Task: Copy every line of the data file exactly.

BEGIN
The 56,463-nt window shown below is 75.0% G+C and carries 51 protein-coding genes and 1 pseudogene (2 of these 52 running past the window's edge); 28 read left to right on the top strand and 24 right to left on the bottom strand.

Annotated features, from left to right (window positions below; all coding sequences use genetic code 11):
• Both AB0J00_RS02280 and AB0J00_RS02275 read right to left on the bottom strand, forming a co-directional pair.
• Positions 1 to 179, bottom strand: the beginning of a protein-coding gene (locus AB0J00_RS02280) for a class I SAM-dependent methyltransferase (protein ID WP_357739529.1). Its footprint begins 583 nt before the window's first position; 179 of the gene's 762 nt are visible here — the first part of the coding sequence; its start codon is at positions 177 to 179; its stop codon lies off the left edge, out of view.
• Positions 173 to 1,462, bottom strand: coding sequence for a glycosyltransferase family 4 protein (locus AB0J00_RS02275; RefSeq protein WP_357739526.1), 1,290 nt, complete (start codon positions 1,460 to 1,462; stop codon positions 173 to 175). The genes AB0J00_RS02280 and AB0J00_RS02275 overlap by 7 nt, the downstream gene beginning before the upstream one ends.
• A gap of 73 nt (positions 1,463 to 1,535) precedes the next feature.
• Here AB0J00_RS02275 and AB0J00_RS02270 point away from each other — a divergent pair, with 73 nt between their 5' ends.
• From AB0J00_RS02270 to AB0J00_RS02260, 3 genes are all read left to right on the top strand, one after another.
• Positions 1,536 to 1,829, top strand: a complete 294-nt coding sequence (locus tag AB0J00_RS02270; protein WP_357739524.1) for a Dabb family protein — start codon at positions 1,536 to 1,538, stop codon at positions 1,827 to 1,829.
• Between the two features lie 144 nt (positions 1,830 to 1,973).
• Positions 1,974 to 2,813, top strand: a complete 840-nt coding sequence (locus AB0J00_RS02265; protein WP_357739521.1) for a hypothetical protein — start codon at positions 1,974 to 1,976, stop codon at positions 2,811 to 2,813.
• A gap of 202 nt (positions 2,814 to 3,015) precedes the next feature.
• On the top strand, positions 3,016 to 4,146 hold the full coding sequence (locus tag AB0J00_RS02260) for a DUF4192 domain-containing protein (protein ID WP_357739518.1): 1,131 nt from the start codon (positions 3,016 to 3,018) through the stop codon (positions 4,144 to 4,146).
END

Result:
The 56,463-nt window shown below is 75.0% G+C and carries 51 protein-coding genes and 1 pseudogene (2 of these 52 running past the window's edge); 28 read left to right on the top strand and 24 right to left on the bottom strand.

Annotated features, from left to right (window positions below; all coding sequences use genetic code 11):
• Both AB0J00_RS02280 and AB0J00_RS02275 read right to left on the bottom strand, forming a co-directional pair.
• Positions 1 to 179, bottom strand: the beginning of a protein-coding gene (locus AB0J00_RS02280) for a class I SAM-dependent methyltransferase (protein ID WP_357739529.1). Its footprint begins 583 nt before the window's first position; 179 of the gene's 762 nt are visible here — the first part of the coding sequence; its start codon is at positions 177 to 179; its stop codon lies off the left edge, out of view.
• Positions 173 to 1,462, bottom strand: coding sequence for a glycosyltransferase family 4 protein (locus AB0J00_RS02275; RefSeq protein WP_357739526.1), 1,290 nt, complete (start codon positions 1,460 to 1,462; stop codon positions 173 to 175). The genes AB0J00_RS02280 and AB0J00_RS02275 overlap by 7 nt, the downstream gene beginning before the upstream one ends.
• A gap of 73 nt (positions 1,463 to 1,535) precedes the next feature.
• Here AB0J00_RS02275 and AB0J00_RS02270 point away from each other — a divergent pair, with 73 nt between their 5' ends.
• From AB0J00_RS02270 to AB0J00_RS02260, 3 genes are all read left to right on the top strand, one after another.
• Positions 1,536 to 1,829, top strand: a complete 294-nt coding sequence (locus tag AB0J00_RS02270; protein WP_357739524.1) for a Dabb family protein — start codon at positions 1,536 to 1,538, stop codon at positions 1,827 to 1,829.
• Between the two features lie 144 nt (positions 1,830 to 1,973).
• Positions 1,974 to 2,813, top strand: a complete 840-nt coding sequence (locus AB0J00_RS02265; protein WP_357739521.1) for a hypothetical protein — start codon at positions 1,974 to 1,976, stop codon at positions 2,811 to 2,813.
• A gap of 202 nt (positions 2,814 to 3,015) precedes the next feature.
• On the top strand, positions 3,016 to 4,146 hold the full coding sequence (locus tag AB0J00_RS02260) for a DUF4192 domain-containing protein (protein ID WP_357739518.1): 1,131 nt from the start codon (positions 3,016 to 3,018) through the stop codon (positions 4,144 to 4,146).